Current issues in sports nutrition in athletes

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Authors: Tracy R. Ray and Rachel Fowler
Date: Sept. 2004
From: Southern Medical Journal(Vol. 97, Issue 9)
Publisher: Southern Medical Association
Document Type: Article
Length: 2,584 words

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Annotation: The benefits of sports nutrition evaluation and counseling are important to both elite athletes and active men and women of all ages who want to optimize health and performance. Proper nutrition is essential to staying metabolically healthy during a run, a draining practice, or as a year-round philosophy to perform maximally and to avoid or recover from injury. Major issues related to nutrition in sports include weight control, body composition, carbohydrate loading, hydration, eating disorders, and supplementation, to name a few. General sports nutrition guidelines and sports-specific concerns are reviewed.


Sports nutrition encompasses several subjects including the energy, nutrient and fluid needs of athletes, assessment of body composition, strategies for weight change, special nutrient needs during training, competition, and recovery, and the use of supplements and nutritional ergogenic aids.

Active people require more energy to maintain lean tissue mass, for immune and reproductive function, and optimum athletic performance. Meeting calorie needs can be difficult for some athletes, especially in those sports where severe weight-loss practice and restricted intakes are common. When energy intake is limited, the body uses fat and lean tissues for energy, thus resulting in loss of strength and performance. Chronic undernutrition also places the athlete at risk for micronutrient deficiency. While there are recommended dietary allowances and activity factors for calculating calorie needs, the best indication that energy needs are being met is the athlete demonstrating maintenance of weight and body composition while training for a sport.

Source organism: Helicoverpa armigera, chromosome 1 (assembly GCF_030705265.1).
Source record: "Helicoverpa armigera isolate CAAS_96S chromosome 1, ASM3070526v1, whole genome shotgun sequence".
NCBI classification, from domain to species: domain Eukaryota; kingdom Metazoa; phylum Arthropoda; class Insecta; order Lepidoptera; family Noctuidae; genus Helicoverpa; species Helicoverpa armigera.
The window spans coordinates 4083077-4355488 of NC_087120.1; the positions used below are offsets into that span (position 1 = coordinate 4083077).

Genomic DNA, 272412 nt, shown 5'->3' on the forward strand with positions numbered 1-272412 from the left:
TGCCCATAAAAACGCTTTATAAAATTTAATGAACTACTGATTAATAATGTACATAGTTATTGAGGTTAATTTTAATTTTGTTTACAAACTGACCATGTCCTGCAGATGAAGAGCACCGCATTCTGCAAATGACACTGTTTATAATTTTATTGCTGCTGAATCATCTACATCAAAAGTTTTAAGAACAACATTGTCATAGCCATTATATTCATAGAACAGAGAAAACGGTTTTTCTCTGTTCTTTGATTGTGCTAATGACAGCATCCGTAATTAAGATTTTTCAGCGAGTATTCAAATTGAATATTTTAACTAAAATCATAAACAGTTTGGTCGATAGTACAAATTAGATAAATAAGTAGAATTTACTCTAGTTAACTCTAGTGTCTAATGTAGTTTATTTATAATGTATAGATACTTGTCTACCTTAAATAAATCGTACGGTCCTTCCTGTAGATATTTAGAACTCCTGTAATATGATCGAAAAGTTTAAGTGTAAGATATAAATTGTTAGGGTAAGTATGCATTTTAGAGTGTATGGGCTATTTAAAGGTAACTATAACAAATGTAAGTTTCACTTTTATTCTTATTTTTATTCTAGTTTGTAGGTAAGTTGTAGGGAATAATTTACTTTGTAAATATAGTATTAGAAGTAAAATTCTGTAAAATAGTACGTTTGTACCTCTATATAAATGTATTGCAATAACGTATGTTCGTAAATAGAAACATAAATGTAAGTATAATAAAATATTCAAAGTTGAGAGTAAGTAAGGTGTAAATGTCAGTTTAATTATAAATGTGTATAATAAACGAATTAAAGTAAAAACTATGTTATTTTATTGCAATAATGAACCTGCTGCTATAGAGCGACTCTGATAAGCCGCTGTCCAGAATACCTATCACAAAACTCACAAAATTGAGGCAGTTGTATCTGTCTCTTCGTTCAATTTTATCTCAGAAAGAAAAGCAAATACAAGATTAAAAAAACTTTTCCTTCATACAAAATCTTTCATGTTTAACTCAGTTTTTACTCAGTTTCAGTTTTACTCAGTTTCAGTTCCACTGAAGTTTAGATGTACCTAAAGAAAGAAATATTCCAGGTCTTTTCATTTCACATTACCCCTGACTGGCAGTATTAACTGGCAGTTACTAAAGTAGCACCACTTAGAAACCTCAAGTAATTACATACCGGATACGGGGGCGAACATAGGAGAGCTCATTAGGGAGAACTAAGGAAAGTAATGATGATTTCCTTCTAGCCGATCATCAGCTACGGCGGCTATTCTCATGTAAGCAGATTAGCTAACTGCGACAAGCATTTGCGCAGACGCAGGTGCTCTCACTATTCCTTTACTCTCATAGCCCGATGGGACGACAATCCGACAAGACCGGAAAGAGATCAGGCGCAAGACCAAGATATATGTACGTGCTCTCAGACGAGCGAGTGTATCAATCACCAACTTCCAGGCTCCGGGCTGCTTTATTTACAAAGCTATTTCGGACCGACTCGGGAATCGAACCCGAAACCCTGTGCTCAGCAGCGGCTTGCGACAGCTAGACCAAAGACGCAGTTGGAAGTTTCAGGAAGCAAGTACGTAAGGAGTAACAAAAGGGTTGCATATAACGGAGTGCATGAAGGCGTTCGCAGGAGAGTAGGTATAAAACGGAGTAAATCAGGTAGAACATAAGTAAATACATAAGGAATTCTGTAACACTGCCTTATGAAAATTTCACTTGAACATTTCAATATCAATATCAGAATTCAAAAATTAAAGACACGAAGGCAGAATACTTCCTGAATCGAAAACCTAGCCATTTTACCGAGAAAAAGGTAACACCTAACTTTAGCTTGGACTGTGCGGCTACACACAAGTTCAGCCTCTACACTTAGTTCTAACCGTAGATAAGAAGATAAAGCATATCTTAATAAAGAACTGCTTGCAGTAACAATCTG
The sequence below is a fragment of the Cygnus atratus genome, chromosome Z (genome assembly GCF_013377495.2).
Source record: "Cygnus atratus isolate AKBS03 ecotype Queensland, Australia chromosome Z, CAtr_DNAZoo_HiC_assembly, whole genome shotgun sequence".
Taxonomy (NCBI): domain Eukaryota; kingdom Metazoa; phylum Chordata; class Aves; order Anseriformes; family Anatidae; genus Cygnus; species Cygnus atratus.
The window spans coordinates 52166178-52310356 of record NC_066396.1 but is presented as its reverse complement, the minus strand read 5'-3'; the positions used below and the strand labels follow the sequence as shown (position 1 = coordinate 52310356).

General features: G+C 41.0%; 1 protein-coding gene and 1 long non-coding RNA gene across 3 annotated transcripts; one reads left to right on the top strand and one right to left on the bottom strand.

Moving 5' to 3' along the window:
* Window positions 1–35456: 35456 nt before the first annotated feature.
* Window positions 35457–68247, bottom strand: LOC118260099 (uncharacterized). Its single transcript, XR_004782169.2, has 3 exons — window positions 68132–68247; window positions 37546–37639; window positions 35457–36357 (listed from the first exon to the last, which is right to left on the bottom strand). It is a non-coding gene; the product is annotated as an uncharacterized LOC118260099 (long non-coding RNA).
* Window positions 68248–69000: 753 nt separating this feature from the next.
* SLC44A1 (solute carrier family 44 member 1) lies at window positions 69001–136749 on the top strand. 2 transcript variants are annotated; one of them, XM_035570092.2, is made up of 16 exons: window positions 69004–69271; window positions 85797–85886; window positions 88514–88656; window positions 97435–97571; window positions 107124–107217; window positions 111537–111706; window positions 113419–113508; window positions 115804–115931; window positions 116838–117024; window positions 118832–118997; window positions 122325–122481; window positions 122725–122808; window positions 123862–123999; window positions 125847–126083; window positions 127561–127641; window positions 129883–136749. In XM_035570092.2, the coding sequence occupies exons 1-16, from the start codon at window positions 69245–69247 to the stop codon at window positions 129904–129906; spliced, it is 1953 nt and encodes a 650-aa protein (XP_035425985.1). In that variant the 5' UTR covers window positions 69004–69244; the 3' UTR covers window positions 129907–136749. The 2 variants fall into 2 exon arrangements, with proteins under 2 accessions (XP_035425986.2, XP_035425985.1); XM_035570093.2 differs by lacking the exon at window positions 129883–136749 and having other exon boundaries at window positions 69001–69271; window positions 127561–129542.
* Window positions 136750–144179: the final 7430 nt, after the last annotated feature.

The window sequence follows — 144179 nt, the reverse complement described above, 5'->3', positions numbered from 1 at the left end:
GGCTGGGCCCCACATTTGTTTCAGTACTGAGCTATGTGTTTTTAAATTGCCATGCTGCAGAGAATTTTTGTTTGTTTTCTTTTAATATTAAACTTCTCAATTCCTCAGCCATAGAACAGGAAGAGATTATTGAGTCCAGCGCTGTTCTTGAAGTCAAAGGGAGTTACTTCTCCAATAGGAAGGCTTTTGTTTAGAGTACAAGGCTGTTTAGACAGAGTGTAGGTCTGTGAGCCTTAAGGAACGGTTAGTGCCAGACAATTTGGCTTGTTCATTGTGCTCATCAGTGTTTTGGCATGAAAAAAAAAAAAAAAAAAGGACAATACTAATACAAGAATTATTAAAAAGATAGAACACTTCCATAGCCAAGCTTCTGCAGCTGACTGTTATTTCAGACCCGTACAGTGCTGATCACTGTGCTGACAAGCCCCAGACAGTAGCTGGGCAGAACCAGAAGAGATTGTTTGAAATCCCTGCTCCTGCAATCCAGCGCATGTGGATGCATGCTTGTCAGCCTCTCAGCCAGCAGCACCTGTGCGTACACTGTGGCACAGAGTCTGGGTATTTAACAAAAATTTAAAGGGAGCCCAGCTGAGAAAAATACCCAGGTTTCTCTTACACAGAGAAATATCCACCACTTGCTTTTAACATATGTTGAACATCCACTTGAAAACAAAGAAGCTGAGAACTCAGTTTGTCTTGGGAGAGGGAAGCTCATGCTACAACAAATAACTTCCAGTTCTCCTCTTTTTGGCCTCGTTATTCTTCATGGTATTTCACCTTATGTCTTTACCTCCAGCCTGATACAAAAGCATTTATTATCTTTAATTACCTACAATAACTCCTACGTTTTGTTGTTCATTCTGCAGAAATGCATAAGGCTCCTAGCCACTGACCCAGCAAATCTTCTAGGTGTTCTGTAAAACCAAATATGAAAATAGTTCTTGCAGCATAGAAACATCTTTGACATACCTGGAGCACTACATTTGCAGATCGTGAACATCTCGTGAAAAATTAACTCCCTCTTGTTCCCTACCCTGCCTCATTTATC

Protein, Carbohydrate, and Fat Needs in Athletes

Protein requirements are increased in athletes. Endurance athletes need 1.2 to 1.4 g/kg body mass per day. Resistance and strength-trained athletes need 1.6 to 1.7 g/kg body mass per day. This is compared with 0.8 to 1.0 g/kg body mass for nonathletes. For example, a 200-pound long distance runner would require approximately 118 g protein, while a 200-pound football player would need roughly 150 g. The nonathlete would only require about 75 g protein per day. (See Table for amount in protein found in food.)

Carbohydrate needs vary in athletes depending on overall energy needs, type of sport, and the sex of the athlete. Recommendations range from 6 to 10 g/kg body mass per day with the goals being maintenance of blood-glucose levels during exercise, and to replace muscle glycogen. In fact, replacing muscle glycogen is crucial for recovery from one training session to the next to maximize training gains. It is important to have nutritious carbohydrate snacks on hand immediately after training to initiate the re-fueling process. The following snacks are examples that provide sufficient carbohydrate to optimize recovery:

Male athlete (target 60-80 g carbohydrate).

* One 8-oz carton fruit yogurt + cereal bar + 8 oz of fruit juice

* 8 oz milk + cereal bar + 1 banana

* 32 oz sports drink

Female athlete (target 40-50 g carbohydrate).

* One 8 oz carton fruit yogurt + cereal bar or 1 banana

* 8oz milk + cereal bar

* 24 oz sports drink

Fat intake should also correspond with overall energy needs, with fat making up 20 to...

Source Citation

Source Citation
Ray, Tracy R., and Rachel Fowler. "Current issues in sports nutrition in athletes." Southern Medical Journal, vol. 97, no. 9, Sept. 2004, pp. 863+. Accessed 22 Mar. 2023.

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